N.B. officers require yearly certification to use Tasers
Police encouraged to call for medical help when arresting the mentally distressed
New Brunswick law enforcement officials using Tasers and any other type of stun gun will now require annual certification, Public Safety Minister John Foran announced Wednesday.
The annual certification replaces the three-year certification process that previously existed in the province. It was announced after the public safety department concluded its review on the use of stun gun devices.
No other new restrictions will be placed on the use of the stun guns, Foran said, but the report recommends that police call medical help to deal with any individual who appears to be under mental distress.
"Every situation is different but if your [police officer] is on the scene and they see what some people would call excited delirium or any other medical or emotional or psychological concerns, they may want to ask for a medical responder right away before the situation escalates," Foran said at a news conference in Fredericton.
The entire policy will not be released until the province's police chiefs have had a chance to review it, Foran said.
An eyewitness video of RCMP officers shocking Polish immigrant Robert Dziekanski, who subsequently died, at the Vancouver airport in October sparked international debate about the use of the weapon.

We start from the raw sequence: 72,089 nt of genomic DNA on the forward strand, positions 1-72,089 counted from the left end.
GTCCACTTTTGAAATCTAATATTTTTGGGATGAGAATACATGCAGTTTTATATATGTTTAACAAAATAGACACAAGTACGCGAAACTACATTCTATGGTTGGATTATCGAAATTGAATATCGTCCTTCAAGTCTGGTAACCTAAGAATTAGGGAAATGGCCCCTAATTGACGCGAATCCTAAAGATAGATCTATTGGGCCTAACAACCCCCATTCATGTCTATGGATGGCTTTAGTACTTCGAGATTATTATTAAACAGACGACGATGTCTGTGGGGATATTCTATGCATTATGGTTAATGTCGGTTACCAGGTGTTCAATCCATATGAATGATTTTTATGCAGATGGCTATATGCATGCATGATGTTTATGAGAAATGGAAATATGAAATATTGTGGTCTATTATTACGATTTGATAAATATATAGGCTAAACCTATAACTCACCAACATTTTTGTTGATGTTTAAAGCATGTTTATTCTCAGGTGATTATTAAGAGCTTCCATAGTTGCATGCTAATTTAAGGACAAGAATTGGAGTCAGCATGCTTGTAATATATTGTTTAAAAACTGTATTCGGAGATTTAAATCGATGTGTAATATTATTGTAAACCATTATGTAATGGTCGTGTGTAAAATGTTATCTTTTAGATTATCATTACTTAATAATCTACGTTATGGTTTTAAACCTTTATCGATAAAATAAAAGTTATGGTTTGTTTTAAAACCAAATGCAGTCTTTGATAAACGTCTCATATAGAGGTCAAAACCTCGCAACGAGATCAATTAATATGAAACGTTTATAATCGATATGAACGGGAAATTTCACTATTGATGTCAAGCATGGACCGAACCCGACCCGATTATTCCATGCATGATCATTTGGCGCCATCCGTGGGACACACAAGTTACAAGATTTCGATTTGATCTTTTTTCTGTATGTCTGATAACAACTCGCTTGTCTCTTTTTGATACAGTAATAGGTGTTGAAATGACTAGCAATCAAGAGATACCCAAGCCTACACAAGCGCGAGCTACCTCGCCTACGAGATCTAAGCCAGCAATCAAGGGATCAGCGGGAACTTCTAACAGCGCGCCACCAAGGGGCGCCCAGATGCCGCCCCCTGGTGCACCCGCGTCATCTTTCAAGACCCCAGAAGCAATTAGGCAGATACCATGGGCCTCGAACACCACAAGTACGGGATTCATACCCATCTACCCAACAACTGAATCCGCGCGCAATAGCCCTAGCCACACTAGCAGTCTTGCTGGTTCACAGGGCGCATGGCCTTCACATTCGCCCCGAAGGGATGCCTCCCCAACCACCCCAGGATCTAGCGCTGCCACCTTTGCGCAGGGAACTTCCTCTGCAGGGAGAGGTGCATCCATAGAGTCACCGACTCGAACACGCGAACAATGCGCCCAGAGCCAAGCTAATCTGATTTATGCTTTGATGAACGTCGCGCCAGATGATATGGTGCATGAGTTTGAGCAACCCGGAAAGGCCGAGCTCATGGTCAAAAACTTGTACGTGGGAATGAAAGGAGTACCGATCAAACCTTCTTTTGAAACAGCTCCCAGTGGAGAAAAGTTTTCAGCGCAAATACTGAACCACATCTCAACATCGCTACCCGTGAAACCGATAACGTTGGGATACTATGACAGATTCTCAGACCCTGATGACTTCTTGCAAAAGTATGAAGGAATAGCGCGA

In November, Howard Hyde, 45, died in a Dartmouth, N.S., jail 30 hours after being jolted by a Taser.
Foran, however, has previously said the deaths did not prompt the provincial review.
The new policy will apply to Saint John, Fredericton, Rothesay and Edmundston municipal police forces that use the devices. It will not apply to RCMP officers in the province.
Fredericton police Chief Barry MacKnight said six people in the city were shocked in 2007 after resisting arrest and in nine other incidents, police officers threatened the use of a Taser.
"When you look at the science, they are a very effective device in resolving situations where people are actively resisting and combative and even in some case when they're posing a lethal force threat," MacKnight told CBC News.
"In some cases [Tasers] provide officers an option that is less than lethal."